If a letter is chosen at random from the English alphabet, the probability that the chosen letter is a consonant is $\dfrac{a}{26}$. Find the value of a.
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Hint: Probability of event E = $\dfrac{n(E)}{n(S)}=\dfrac{\text{Favourable cases}}{\text{Total number of cases}}$ where S is called the sample space of the random experiment. Find n (E) and n (S) and use the above formula to find the probability.
Complete step-by-step answer: Let E be the event: The letter chosen is a consonant Let S be the sample space of the given random experiment Since there are five vowels in the English alphabet, we have Hence, we have n (E’) = 5 The total number of ways in which we can choose a letter from the English alphabet = 26. Hence, we have n (S) = 26 Hence, P (E’) =$\dfrac{n(E’)}{n(S)}$= $\dfrac{5}{26}$ We know that P(E) = 1-P(E’) Using the above formula, we get P(E) $=1-\dfrac{5}{26}=\dfrac{21}{26}$. Hence the probability that the chosen letters is a consonant $=\dfrac{21}{26}$. Comparing $\dfrac{a}{26}$, we get a = 21.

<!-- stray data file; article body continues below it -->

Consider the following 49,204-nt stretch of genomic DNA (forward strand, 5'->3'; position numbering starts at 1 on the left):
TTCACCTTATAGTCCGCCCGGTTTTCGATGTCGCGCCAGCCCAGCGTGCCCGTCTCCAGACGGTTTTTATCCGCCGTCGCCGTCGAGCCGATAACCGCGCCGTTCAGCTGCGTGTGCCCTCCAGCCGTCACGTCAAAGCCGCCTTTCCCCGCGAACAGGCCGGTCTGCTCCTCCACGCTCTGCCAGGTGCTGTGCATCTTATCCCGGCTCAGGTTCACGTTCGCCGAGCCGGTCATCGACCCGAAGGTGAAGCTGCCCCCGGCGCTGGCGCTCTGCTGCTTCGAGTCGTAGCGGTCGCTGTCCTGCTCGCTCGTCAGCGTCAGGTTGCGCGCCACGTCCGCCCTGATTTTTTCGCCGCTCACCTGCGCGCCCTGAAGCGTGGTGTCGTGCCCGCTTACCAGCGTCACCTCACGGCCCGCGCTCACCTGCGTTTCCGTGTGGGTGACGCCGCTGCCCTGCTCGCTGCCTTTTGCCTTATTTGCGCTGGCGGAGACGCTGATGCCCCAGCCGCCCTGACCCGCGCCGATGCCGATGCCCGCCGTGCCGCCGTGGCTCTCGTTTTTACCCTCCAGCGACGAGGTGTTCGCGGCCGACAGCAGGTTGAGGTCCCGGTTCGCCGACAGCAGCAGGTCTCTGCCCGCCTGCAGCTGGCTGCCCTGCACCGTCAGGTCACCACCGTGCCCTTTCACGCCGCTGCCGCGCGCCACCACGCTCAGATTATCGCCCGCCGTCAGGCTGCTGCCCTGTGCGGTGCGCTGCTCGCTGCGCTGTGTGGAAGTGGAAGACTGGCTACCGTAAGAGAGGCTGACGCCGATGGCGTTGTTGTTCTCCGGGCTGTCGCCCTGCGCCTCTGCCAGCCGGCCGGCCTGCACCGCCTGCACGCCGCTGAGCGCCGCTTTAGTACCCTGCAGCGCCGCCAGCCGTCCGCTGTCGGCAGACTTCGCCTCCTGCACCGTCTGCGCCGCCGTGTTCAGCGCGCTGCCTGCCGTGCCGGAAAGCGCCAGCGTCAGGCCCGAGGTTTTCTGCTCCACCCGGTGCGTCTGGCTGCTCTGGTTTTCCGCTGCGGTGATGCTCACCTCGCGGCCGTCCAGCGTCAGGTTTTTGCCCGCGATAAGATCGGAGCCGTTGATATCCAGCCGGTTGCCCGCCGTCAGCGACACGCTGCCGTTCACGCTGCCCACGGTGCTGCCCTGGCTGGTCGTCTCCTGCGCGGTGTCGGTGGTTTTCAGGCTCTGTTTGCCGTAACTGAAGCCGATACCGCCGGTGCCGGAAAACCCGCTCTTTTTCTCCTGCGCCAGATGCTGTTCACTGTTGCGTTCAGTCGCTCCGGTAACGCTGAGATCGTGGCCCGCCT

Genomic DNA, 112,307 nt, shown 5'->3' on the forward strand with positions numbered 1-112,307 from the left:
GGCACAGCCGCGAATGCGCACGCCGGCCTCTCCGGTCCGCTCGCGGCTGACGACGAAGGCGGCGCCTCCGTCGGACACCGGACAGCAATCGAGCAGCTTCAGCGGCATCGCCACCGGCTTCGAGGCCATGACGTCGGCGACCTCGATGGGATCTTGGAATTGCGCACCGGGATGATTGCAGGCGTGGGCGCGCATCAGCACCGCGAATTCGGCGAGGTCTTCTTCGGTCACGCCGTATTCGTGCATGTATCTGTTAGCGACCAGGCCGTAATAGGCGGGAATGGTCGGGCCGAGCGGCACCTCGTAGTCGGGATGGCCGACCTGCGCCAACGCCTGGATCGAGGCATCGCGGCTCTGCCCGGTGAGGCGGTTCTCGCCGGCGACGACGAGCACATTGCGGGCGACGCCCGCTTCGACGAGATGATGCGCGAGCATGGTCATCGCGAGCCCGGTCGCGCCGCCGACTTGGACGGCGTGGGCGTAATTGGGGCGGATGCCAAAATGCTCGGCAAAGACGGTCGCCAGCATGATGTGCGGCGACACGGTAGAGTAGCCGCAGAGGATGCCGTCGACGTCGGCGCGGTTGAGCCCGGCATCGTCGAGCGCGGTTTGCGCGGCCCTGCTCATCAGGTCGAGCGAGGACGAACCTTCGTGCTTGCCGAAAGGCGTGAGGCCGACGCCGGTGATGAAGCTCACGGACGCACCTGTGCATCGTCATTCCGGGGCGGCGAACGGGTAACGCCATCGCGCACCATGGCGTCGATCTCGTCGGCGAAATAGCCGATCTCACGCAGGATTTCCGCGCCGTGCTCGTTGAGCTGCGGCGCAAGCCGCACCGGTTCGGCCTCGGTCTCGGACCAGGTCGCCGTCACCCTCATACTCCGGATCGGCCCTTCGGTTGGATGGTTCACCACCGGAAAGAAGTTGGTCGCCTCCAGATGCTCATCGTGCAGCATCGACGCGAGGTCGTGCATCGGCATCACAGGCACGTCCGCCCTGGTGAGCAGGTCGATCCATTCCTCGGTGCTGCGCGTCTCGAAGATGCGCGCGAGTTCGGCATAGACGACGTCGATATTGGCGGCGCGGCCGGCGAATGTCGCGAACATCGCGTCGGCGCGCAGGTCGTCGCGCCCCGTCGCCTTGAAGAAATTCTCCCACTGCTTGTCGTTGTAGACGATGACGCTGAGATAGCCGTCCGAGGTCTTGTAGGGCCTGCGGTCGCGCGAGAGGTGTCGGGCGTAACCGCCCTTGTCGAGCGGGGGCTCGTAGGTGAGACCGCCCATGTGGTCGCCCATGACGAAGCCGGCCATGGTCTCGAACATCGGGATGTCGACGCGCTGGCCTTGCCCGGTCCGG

Note: [1] It is important to note that drawing at random is important for the application of the above formula in the given problem. If the draw is not random, then there is a bias factor in drawing, and the above formula is not applicable. In those cases, we use the conditional probability of an event. [2] The probability of an event always lies between 0 and 1 [3] The sum of probabilities of an event E and its complement E’ = 1 i.e. $P(E)+P(E')=1$ Hence, we have $P(E')=1-P(E)$. This formula is applied when it is easier to calculate P(E’) instead of P(E). This can be proved by using the fact n(A) + n(A’) = n(S) Divide both sides by n(S) to get the result.